British choreographer Botis Seva’s BLKDOG is one of five productions live-streamed from Europe, in this case from London’s Sadlers Wells, and it proved a deeply impressive debut. On the night it was preceded by the late inclusion of Roy Assaf’s Six Years Later, a short duet for Russian ballerina Natalia Osipova and her real-life partner Jason Kittelberger, which was commissioned for Natalia Osipova’s Pure Dance program, seen in 2019 at the Sydney Opera House. This work has already been reviewed (here), so suffice to say that Osipova and Kittelberger give a moving account of the tensions in a relationship that has come to grief, without the work itself being particularly choreographically inventive.

 In contrast, watching Botis Seva’s work, I felt like a new dance language was being forged in front of my eyes. Inspired by Sally Brampton’s account of mental illness, Shoot the Damn Dog, as well as Seva’s own struggles, the title references the phrase “black dog” commonly used to refer to depression. Five dancers, clothed in bulky sweat tops and pants and padded hoods, sit with their backs to the audience in dimly-lit gloom as a voice asks, “Maybe we should start with how you’re feeling?” Children’s voices immediately establish a link between “how you are feeling” and childhood memories and traumas, as the dancers repeatedly throw themselves hard onto their sides.

A scene from Botis Seva's 'Blkdog'. Photo: Camilla Greenwell.
A scene from Botis Seva's 'Blkdog'. Photo: Camilla Greenwell.

 The work makes much use of such percussive movements, with dancers nodding heads, falling, banging their chest and heads, shaking and pointing, alternating with long loping runs and fast walks on the haunches reminiscent of primates at full stretch. References to racism and racial violence emerge through a black male dancer miming himself being shot, hung and garrotted. At one point the voice states, “Give the people what they want”, and the dancers strip off their tops and hoods and dance a parody of a highly sexualized pop video that disintegrates into despair. This is just one example of how the soundscape, by Torben Lars Sylvest, combines text with hard beats to create a sense of immersion within a psyche grappling with trauma. Tom Visser’s lighting design also contributes immeasurably to the tension, making much use of down spots picking out single dancers in the gloom.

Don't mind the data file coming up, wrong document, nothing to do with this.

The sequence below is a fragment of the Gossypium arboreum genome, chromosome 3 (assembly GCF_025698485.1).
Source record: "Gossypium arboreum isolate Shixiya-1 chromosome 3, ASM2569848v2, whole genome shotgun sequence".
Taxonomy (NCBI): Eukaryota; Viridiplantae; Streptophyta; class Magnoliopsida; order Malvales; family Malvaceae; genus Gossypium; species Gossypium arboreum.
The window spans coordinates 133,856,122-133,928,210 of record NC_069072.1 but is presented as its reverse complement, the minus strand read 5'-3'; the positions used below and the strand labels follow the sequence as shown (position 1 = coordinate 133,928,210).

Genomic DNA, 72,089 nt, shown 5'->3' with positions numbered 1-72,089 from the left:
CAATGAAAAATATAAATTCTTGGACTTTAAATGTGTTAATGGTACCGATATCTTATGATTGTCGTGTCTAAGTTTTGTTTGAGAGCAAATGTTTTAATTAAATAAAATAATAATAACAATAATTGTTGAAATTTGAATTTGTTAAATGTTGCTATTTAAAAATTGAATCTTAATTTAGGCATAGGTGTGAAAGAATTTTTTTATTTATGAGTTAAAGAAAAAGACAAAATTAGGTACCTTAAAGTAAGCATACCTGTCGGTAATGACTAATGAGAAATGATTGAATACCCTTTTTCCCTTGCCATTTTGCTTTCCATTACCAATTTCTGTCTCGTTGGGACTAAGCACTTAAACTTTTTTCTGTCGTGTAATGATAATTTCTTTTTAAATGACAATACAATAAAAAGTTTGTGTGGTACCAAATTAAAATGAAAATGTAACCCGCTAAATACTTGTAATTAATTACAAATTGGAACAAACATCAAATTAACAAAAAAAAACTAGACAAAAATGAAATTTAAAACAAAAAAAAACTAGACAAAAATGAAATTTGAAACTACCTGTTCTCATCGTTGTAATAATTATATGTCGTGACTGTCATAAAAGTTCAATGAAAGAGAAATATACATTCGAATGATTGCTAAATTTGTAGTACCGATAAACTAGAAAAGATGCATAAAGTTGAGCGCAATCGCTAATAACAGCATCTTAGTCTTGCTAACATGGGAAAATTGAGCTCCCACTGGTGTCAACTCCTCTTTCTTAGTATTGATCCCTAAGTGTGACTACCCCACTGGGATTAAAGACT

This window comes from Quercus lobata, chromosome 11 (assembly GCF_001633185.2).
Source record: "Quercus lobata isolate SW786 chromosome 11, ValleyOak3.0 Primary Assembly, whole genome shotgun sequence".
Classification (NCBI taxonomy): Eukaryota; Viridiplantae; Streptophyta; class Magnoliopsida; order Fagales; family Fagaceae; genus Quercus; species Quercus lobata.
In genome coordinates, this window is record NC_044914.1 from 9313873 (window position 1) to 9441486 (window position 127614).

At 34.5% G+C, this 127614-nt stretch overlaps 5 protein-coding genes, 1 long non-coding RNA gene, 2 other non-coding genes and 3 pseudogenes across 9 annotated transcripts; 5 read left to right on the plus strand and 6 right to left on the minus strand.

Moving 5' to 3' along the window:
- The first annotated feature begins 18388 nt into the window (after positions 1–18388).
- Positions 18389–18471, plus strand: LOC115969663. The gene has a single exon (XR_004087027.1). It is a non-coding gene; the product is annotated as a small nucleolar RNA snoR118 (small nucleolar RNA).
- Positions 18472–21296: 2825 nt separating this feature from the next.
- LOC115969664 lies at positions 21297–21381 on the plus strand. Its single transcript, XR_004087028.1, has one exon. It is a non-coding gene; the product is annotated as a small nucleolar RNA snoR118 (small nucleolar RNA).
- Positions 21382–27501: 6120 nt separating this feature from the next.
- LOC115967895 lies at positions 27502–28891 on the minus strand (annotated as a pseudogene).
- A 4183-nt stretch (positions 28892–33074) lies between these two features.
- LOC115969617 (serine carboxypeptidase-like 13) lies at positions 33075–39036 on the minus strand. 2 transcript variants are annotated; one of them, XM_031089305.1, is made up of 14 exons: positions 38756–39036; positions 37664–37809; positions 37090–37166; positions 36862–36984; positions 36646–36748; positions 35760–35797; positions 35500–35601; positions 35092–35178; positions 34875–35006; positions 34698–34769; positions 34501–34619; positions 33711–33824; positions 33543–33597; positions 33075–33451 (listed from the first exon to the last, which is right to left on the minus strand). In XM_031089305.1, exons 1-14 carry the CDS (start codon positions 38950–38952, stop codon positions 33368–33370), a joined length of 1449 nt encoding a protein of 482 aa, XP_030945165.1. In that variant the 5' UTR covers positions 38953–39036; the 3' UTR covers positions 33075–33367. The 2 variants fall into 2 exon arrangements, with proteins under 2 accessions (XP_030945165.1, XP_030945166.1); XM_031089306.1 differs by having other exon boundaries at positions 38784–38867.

The influence of Hofesh Shechter, who has mentored Seva, is apparent in his use of darkness to create a mysterious ominous atmosphere. Seva has also been mentored by Garry Stewart at Australian Dance Theatre here in Adelaide, but his style, which draws on hip hop and other forms of street dance as much as contemporary dance, is all his own. His dancers, three men and two women, are all superb, despite technical issues at the Sadlers Wells end cutting off the feed midway through, which meant that the entire gruelling work had to be restarted from the beginning. It’s easy to see why BLKDOG won an Olivier on its London debut, and after seeing this deeply compelling, powerful work, I’m certain we’ll be hearing more about Botis Seva.